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New Jersey Follows New York on Choice of Domain Names

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By Lazar Emanuel
[Originally published in NYPRR September 2005]

 

The New Jersey Committee on Attorney Advertising has agreed with New York City Ethics Opinion 2003-1 that a law firm may use a domain name for its website that does not include or embody the firm’s name or the name of any individual lawyer. NYC Ethics Opinion 2003-01 considered two fundamental questions: (1) May a law firm’s domain name omit any reference to the law firm’s name? (2) If the domain name does not include any element of the law firm’s name, may the law firm ethically advertise its services by reference to the domain name rather than the firm name?

DR 2-102 (B) forbids a law firm to practice under a trade name, any name that is misleading as to the identity of the lawyers practicing under that name, or a firm name containing names other than those of lawyers in the firm. Several New York opinions have construed this rule to prohibit the use of trade names. However, the Committee said, the mere designation of a website domain name does not mean that the law firm is practicing under that name.

Therefore, a lawyer or law firm may use a domain name that does not include the names of its lawyers, but under the following conditions:

1. The website must clearly and conspicuously identity the law firm by listing its name, address and telephone number. (The New Jersey Committee directed that these should appear on the home page.) The law firm must not “engage in the practice of law using the domain name.”

2. The domain name must comply with DR 2-101 (A), which for bids “any public communication or communication to a prospective client containing statements or claims that are false, deceptive or misleading.”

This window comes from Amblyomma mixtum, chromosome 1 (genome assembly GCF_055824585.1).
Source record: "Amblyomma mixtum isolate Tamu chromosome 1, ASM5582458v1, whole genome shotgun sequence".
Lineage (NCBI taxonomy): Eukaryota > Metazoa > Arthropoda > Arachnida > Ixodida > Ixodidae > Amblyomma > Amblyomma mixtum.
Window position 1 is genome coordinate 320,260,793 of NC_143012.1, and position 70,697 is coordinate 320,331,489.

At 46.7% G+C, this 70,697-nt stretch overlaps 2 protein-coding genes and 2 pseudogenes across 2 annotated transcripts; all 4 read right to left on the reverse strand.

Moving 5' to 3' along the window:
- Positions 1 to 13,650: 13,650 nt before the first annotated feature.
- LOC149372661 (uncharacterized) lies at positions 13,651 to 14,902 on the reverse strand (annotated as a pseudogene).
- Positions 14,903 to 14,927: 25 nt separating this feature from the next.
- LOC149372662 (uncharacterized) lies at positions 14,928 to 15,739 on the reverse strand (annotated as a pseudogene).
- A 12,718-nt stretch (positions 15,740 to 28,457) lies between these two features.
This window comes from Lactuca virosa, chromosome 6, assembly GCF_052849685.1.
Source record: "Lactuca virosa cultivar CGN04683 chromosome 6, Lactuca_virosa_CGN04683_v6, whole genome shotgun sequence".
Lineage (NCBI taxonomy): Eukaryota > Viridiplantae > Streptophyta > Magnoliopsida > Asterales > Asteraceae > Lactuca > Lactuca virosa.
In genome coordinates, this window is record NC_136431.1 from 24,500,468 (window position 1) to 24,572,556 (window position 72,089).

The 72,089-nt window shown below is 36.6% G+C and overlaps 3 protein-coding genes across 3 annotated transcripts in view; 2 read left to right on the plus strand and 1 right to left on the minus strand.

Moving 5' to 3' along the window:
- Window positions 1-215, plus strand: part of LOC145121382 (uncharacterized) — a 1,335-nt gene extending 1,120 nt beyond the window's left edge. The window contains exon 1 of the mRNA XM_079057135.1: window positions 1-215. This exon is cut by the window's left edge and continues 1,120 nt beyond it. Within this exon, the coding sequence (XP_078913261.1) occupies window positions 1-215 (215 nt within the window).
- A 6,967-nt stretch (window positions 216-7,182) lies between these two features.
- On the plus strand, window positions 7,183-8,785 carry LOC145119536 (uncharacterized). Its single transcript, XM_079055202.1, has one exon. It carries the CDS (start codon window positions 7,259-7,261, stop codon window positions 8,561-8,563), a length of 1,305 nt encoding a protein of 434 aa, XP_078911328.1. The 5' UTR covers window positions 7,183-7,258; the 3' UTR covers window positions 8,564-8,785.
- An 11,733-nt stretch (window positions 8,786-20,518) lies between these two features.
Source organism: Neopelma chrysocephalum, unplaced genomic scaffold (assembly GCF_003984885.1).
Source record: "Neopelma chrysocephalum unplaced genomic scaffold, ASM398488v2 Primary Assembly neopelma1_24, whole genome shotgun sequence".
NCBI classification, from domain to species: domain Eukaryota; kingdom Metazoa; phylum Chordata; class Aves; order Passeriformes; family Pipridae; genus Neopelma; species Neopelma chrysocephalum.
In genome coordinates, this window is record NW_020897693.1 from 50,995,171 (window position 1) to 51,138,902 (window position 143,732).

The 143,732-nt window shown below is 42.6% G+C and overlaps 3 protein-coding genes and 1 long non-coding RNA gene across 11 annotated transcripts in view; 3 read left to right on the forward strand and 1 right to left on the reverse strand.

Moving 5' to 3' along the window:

3. The domain name must not imply any special expertise or competence, or suggest a particular result. Such names as “bigverdict.com” or “bigjudgment.com” are frowned upon. Also, the domain names should not employ puffery or make statements that cannot be verified objectively. Names such as “bestlawyer.com,” “greatattorney.com,” or “personalinjuryexpert.com,” which seek to promote the lawyer’s special skill or talent, should be considered misleading.

A domain name (e.g., “NewYorklawyer.com) which satisfied these conditions could be publicized in advertising “so long as the domain name is used to identify a website rather than as a substitute identifier for the firm.” It is permissible to refer to the domain name to direct individuals to the website, but it is “not permissible to refer to the services offered by ‘New York lawyer’ or otherwise to replace the law firm’s name with its domain name in describing itself, its services or its personnel.”


Lazar Emanuel is the Publisher of NYPRR

DISCLAIMER: This article provides general coverage of its subject area and is presented to the reader for informational purposes only with the understanding that the laws governing legal ethics and professional responsibility are always changing. The information in this article is not a substitute for legal advice and may not be suitable in a particular situation. Consult your attorney for legal advice. New York Legal Ethics Reporter provides this article with the understanding that neither New York Legal Ethics Reporter LLC, nor Frankfurt Kurnit Klein & Selz, nor Hofstra University, nor their representatives, nor any of the authors are engaged herein in rendering legal advice. New York Legal Ethics Reporter LLC, Frankfurt Kurnit Klein & Selz, Hofstra University, their representatives, and the authors shall not be liable for any damages resulting from any error, inaccuracy, or omission.

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